An offer to buy or sell goods made by a merchant written and signed by the

An offer to buy or sell goods made by a merchant

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An offer to buy or sell goods made by a merchant, written and signed by the offeror, which has given assurance that it will be held open. Must be held open for a period of time not exceeding 3 months. A rejection occurs when the offeree notifies the offeror that he or she does not intent to accept. Like the offer and the revocation, it takes effect only when it has been communicated
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One from of rejection is a counter offer: a proposal made by the offeree to the offeror that differs in any material respect from the terms of the original offer A response in which the offeree deletes a term from, or adds a term to, the terms of the offer also constitutes a counteroffer What is a reasonable period of time for a lapse of time to end an offer? How is this decided? Decided by language used in the offer, means of communication used by the offeror (sending the offer by overnight express (express mail or courier service) normally implies an urgency that the use of regular mail does not), prevailing market conditions (If the price of a commodity is fluctuating rapidly, for example, a reasonable time might elapse within hours or even minutes from the time the offer is received), and/or method by which the parties have done business in the past. Events that will terminate an offer automatically without notice to the offeree: Death or adjudication of insanity of either party Destruction of the subject matter of the contract Intervening illegality The termination of an offer by any of these events is said to occur by operation of law The various events that automatically terminate unaccepted offers generally do not terminate existing contracts A bilateral offer is accepted by the offerees making the return promise that the offeror has requested, while a unilateral offer is accepted only by the actual performance of the requested act Acceptance – an expression on the part of the offeree by which he or she indicates a definite intent to be bound by the terms of the offer An acceptance: 1. Must demonstrate a definite, present intent to accept the offer 2. Must be unconditional and not add any terms that additional to or different those of the offer 3. Must be legally communicated to the offeror or the offerors agent When is silence a permissible response to an offer? When is it not permissible? There is no duty on the part of the offeree to reply to an offer, and silence is not acceptance unless it was previously indicated as an acceptance or dealings in the past indicate it as an acceptance. Silence is not permissible if an offeree intends to reject and owes a duty to reject. When is a counteroffer seen as an acceptance? Under the UCC a sale of goods contract which has been amended is an acceptance; this is because it's seen as a contract that is not yet fully negotiated.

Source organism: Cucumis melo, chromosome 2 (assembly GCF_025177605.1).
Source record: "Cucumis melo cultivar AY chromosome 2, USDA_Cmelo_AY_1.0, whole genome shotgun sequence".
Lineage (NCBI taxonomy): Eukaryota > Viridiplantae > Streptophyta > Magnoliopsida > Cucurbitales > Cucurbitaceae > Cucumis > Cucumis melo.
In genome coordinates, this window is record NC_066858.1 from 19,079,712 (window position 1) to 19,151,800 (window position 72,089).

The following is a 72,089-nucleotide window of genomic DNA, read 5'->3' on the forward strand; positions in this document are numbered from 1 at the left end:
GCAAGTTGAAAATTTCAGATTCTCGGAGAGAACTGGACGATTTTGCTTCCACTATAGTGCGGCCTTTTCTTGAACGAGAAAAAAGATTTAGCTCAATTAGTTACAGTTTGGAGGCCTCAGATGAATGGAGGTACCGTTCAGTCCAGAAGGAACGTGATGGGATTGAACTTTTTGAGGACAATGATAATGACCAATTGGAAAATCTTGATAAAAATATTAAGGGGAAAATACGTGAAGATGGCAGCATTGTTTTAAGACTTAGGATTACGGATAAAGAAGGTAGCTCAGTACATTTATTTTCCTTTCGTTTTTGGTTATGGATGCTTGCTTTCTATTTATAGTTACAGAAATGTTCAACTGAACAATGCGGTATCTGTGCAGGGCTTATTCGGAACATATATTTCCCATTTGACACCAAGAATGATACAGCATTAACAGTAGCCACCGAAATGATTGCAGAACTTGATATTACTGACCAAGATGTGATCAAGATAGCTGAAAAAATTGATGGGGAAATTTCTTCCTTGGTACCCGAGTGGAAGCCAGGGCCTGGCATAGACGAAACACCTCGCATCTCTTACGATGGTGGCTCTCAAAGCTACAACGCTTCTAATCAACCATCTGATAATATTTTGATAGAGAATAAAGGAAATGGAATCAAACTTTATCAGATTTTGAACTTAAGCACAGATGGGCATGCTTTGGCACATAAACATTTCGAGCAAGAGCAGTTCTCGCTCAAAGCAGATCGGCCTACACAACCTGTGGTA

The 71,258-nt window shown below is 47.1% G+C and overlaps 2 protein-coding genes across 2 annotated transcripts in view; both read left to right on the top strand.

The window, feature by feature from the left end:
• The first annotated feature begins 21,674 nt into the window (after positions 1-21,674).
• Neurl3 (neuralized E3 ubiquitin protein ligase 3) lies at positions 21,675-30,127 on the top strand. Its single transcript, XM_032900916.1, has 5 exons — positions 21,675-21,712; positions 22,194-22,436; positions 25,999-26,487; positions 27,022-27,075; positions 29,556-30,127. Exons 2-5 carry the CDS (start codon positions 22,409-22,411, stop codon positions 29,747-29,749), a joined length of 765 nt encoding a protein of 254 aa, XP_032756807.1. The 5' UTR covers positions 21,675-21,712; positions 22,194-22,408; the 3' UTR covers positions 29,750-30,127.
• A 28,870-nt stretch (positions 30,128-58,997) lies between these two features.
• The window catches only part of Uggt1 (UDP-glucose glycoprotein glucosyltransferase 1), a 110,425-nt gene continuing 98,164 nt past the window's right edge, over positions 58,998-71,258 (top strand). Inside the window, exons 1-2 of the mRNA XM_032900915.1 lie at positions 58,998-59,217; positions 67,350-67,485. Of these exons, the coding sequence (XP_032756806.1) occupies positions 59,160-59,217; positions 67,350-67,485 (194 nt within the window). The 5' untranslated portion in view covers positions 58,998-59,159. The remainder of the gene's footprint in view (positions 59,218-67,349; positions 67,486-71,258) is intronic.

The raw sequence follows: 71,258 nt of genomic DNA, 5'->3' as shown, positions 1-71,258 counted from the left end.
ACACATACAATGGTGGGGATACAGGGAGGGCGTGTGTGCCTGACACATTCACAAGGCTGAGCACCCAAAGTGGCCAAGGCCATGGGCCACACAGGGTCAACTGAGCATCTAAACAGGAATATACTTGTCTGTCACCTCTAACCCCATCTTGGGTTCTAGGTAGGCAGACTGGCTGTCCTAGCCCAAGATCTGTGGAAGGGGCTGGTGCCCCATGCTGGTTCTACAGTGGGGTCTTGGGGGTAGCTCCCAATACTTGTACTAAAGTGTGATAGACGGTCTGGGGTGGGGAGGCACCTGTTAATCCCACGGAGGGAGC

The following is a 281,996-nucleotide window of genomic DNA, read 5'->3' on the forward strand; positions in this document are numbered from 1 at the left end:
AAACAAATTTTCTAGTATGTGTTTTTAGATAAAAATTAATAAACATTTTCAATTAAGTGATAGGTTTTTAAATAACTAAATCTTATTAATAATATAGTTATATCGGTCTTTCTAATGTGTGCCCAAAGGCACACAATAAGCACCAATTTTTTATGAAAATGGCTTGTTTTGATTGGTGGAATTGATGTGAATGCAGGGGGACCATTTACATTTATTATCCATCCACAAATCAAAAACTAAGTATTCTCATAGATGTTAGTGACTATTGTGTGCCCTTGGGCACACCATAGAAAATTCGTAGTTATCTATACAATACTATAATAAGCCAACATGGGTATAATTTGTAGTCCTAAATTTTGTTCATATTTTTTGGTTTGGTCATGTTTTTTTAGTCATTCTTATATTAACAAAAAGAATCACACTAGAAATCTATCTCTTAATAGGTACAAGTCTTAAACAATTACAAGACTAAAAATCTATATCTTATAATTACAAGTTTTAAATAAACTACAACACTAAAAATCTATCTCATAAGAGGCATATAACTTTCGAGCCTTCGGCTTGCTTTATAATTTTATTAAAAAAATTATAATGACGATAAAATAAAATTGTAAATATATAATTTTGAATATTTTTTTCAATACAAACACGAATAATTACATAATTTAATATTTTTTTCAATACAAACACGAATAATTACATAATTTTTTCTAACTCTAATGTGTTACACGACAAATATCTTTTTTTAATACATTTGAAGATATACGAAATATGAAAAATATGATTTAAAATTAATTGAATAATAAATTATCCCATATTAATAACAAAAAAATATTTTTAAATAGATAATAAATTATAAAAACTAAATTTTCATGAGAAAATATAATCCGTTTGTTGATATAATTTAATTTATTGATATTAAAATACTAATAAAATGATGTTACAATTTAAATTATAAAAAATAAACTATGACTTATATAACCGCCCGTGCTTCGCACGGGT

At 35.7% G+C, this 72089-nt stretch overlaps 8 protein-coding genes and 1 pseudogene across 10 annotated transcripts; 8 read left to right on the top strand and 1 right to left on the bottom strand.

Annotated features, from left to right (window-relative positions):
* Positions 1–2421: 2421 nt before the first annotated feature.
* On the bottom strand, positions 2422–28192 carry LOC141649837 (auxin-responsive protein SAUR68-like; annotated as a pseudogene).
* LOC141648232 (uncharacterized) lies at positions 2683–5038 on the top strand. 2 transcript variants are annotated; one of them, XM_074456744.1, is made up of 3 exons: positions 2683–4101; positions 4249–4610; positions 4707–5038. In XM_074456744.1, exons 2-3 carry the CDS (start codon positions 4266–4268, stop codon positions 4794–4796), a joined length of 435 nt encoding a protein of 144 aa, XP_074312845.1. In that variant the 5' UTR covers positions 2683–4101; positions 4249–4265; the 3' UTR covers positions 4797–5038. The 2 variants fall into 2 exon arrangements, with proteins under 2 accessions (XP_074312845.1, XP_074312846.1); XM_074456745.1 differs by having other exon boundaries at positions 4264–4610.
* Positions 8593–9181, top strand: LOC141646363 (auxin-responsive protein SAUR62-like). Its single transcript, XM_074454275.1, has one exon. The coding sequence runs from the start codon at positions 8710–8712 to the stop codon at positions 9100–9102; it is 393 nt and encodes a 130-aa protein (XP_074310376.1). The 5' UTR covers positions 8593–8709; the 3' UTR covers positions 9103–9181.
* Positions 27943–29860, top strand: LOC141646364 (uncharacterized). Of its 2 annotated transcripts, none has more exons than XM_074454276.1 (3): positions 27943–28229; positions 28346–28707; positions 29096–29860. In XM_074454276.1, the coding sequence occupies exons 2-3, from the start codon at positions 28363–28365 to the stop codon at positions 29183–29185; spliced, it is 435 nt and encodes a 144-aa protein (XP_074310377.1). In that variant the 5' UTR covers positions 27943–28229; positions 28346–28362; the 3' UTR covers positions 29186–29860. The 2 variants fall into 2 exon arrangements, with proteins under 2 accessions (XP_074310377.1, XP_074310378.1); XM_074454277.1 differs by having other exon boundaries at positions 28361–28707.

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What is the UCC's view on the battle of the forms?
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  • Spring '08
  • BREDESON

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